Is the bid a fair price? Yes, if not a knockout blow. At a 32 per cent premium to Forte's share price before the offer, it represents a prospective p/e ratio of 25 and as Granada's share price rises, so does the value of the offer.

At yesterday's close of 696p, almost back to its pre-bid level, Granada's share price values Forte at 388p, leaving the value of the 362p cash alternative well behind. The latter is no longer relevant with Forte's shares yesterday at 381.5p. The other full cash option, selling in the market, only makes sense if you believe either that the bid will fail or that Granada will not continue to be a good bet.

So the last question is the most important. How good an investment will Granada be? Probably a good one. The company has a plausible programme for extracting value from the Forte businesses it plans to keep. There is considerable scope to improve margins in its rental arm and substantial prospects for growth in its television operation.

With compound growth of 12 per cent-a-year in prospect, a market rating is not a demanding price to pay for a proven management team, and a demerger further down the track could release even more value. Accept the cash and shares offer and hold on.

Careful footwork at Tottenham

Investing in football clubs is rarely a guarantee of a steady ride but the trials and tribulations that have beset shareholders in Tottenham Hotspur since it came to the market have been enough to try the patience of the most equable investor.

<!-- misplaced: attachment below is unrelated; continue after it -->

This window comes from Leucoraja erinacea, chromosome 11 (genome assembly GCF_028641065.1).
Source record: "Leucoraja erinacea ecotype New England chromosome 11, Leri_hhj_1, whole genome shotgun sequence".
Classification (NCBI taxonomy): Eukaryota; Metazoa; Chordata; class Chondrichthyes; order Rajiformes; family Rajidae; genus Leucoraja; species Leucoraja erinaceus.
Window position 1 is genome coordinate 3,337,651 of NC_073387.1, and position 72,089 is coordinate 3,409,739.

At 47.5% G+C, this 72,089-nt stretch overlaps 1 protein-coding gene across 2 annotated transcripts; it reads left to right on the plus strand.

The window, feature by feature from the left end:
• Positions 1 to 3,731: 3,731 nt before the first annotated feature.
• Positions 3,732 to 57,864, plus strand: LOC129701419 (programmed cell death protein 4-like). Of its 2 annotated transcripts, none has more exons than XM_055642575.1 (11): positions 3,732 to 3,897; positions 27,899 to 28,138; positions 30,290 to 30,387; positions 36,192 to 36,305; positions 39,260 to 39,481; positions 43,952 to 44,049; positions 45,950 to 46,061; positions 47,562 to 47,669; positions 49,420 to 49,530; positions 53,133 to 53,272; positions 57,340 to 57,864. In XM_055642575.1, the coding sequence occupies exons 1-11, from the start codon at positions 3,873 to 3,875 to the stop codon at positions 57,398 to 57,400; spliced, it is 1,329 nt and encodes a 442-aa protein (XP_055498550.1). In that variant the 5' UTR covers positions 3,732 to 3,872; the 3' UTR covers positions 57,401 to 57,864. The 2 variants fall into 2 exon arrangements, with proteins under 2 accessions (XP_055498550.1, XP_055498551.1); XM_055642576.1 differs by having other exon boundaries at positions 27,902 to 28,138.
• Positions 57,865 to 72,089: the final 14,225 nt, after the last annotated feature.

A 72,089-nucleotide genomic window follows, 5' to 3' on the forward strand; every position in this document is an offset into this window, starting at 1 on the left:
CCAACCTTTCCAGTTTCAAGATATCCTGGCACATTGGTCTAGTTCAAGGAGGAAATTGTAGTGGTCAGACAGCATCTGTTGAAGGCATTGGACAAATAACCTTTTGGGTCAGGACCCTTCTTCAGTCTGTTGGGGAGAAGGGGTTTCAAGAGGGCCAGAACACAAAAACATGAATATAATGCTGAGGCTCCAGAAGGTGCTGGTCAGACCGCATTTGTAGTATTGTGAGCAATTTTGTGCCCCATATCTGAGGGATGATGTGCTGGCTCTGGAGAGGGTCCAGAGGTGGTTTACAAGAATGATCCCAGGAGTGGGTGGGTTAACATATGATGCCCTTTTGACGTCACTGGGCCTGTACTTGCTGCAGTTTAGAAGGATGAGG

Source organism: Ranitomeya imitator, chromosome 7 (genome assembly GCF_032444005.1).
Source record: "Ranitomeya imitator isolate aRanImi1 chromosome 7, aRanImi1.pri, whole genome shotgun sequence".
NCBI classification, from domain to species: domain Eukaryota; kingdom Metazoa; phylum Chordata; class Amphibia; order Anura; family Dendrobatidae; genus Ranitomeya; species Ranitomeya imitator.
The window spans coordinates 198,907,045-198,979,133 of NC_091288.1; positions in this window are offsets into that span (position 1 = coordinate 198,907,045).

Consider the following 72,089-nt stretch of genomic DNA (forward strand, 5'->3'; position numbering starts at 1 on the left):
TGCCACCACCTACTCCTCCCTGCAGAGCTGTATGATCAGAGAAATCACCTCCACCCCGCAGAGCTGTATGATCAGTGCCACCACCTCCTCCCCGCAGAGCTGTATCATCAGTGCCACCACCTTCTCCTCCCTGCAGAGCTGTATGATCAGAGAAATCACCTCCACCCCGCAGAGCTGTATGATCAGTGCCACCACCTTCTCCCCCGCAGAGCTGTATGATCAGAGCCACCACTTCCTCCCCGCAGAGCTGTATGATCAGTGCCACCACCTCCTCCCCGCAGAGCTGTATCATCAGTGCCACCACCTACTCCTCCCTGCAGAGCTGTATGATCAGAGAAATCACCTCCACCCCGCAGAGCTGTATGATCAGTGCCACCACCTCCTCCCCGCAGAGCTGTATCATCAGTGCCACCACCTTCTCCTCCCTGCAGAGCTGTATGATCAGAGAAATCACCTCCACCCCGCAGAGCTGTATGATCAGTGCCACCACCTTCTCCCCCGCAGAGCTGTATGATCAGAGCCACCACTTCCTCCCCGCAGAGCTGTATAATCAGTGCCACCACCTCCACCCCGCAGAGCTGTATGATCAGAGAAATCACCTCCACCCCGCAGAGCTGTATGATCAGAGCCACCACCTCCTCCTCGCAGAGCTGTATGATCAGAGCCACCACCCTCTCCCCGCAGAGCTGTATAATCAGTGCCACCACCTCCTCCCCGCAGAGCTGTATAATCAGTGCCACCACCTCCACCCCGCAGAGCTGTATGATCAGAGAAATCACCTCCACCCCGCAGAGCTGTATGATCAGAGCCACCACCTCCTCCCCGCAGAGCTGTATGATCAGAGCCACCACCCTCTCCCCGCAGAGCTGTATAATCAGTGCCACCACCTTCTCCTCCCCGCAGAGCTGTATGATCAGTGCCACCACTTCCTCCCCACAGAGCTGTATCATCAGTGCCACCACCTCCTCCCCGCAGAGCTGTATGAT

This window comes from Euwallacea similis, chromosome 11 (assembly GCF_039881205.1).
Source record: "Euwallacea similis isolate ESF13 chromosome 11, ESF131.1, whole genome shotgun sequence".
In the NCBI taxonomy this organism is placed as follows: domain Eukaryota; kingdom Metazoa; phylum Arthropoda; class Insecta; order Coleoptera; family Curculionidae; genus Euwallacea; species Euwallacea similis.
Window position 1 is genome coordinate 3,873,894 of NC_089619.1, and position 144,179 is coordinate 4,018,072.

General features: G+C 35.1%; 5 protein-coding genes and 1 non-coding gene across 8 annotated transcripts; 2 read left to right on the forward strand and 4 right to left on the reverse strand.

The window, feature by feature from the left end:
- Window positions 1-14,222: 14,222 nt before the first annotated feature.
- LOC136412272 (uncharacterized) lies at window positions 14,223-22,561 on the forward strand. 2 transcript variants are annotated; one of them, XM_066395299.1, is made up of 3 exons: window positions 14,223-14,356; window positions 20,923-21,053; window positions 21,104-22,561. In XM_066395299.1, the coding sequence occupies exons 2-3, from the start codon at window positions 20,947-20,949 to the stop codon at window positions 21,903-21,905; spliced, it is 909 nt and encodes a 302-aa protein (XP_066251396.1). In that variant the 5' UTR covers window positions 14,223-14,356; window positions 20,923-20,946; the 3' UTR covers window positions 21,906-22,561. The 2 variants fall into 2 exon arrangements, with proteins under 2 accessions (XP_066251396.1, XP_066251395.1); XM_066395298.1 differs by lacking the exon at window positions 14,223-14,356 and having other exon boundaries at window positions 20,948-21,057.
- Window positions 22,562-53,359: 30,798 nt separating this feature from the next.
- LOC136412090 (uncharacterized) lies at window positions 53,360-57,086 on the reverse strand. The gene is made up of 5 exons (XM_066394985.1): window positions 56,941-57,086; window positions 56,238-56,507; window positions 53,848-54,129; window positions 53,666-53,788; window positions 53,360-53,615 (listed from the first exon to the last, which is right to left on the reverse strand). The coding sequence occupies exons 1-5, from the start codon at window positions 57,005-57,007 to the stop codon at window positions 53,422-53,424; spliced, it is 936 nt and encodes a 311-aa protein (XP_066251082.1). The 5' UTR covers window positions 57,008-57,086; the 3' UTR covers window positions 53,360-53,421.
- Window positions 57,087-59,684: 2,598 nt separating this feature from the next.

Tottenham's shareholders, as well as their supporters, have suffered their fair share of shocks. Football Association fines, the sudden loss of Jurgen Klinsmann, the wrangling with Terry Venables - all have buffeted the share price.

But in recent months there has been relative calm. At last Alan Sugar, the chairman, appears to be getting the business as well as the team in order and the shares have responded. In September, when the annual results were announced, the shares stood at 167p. Yesterday they were up 5p at a new high of 254p on the back of half-year results that showed profits of pounds 2.33m, excluding player transfers, and an interim dividend payment of 1.5p per share.

Can the shares go higher still? On the downside there is the pounds 6m or so that may be needed to develop the North Stand to take capacity at White Hart Line up to around 37,000. Mr Sugar might decide he wants to cash in on part of his near-50 per cent investment. And the team manager, Gerry Francis, will almost certainly want to put his hand in the pot to sign new players.

Against that, the increased revenues from television, sponsorship deals and merchandising these days give football clubs a much larger potential for profits. In Tottenham's case merchandise sales, sponsorship and advertising represent 37 per cent of turnover.

Shareholders intending to buy into the stock probably need to tread as carefully as ever given its recent steady rise. On the other hand there is a growing feeling that the City is at last warming to the attractions of football clubs, viewing them more favourably as leisure businesses with real growth potential. Be warned, however, the shares are extremely illiquid.